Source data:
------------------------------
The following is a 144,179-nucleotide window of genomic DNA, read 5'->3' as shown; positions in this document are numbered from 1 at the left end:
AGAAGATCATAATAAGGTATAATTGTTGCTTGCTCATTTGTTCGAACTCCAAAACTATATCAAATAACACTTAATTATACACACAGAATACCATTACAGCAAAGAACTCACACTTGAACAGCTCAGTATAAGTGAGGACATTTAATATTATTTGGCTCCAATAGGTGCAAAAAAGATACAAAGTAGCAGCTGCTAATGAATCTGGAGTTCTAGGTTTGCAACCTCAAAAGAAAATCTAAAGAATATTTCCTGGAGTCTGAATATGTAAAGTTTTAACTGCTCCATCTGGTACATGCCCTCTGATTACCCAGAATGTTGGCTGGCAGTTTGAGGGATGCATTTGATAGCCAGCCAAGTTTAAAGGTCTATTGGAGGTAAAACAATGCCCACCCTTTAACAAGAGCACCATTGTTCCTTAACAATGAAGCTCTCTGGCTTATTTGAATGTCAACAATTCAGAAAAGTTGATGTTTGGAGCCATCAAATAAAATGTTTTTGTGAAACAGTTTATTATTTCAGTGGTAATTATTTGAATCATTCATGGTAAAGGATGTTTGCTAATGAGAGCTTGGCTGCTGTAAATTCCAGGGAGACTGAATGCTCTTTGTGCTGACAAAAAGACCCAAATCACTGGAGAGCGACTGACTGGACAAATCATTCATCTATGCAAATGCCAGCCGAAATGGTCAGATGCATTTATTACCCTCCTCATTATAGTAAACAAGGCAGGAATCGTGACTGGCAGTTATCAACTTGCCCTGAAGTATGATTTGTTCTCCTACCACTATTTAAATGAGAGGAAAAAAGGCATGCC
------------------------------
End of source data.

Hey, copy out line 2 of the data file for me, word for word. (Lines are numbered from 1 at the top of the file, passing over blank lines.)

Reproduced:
AGAAGATCATAATAAGGTATAATTGTTGCTTGCTCATTTGTTCGAACTCCAAAACTATATCAAATAACACTTAATTATACACACAGAATACCATTACAGCAAAGAACTCACACTTGAACAGCTCAGTATAAGTGAGGACATTTAATATTATTTGGCTCCAATAGGTGCAAAAAAGATACAAAGTAGCAGCTGCTAATGAATCTGGAGTTCTAGGTTTGCAACCTCAAAAGAAAATCTAAAGAATATTTCCTGGAGTCTGAATATGTAAAGTTTTAACTGCTCCATCTGGTACATGCCCTCTGATTACCCAGAATGTTGGCTGGCAGTTTGAGGGATGCATTTGATAGCCAGCCAAGTTTAAAGGTCTATTGGAGGTAAAACAATGCCCACCCTTTAACAAGAGCACCATTGTTCCTTAACAATGAAGCTCTCTGGCTTATTTGAATGTCAACAATTCAGAAAAGTTGATGTTTGGAGCCATCAAATAAAATGTTTTTGTGAAACAGTTTATTATTTCAGTGGTAATTATTTGAATCATTCATGGTAAAGGATGTTTGCTAATGAGAGCTTGGCTGCTGTAAATTCCAGGGAGACTGAATGCTCTTTGTGCTGACAAAAAGACCCAAATCACTGGAGAGCGACTGACTGGACAAATCATTCATCTATGCAAATGCCAGCCGAAATGGTCAGATGCATTTATTACCCTCCTCATTATAGTAAACAAGGCAGGAATCGTGACTGGCAGTTATCAACTTGCCCTGAAGTATGATTTGTTCTCCTACCACTATTTAAATGAGAGGAAAAAAGGCATGCC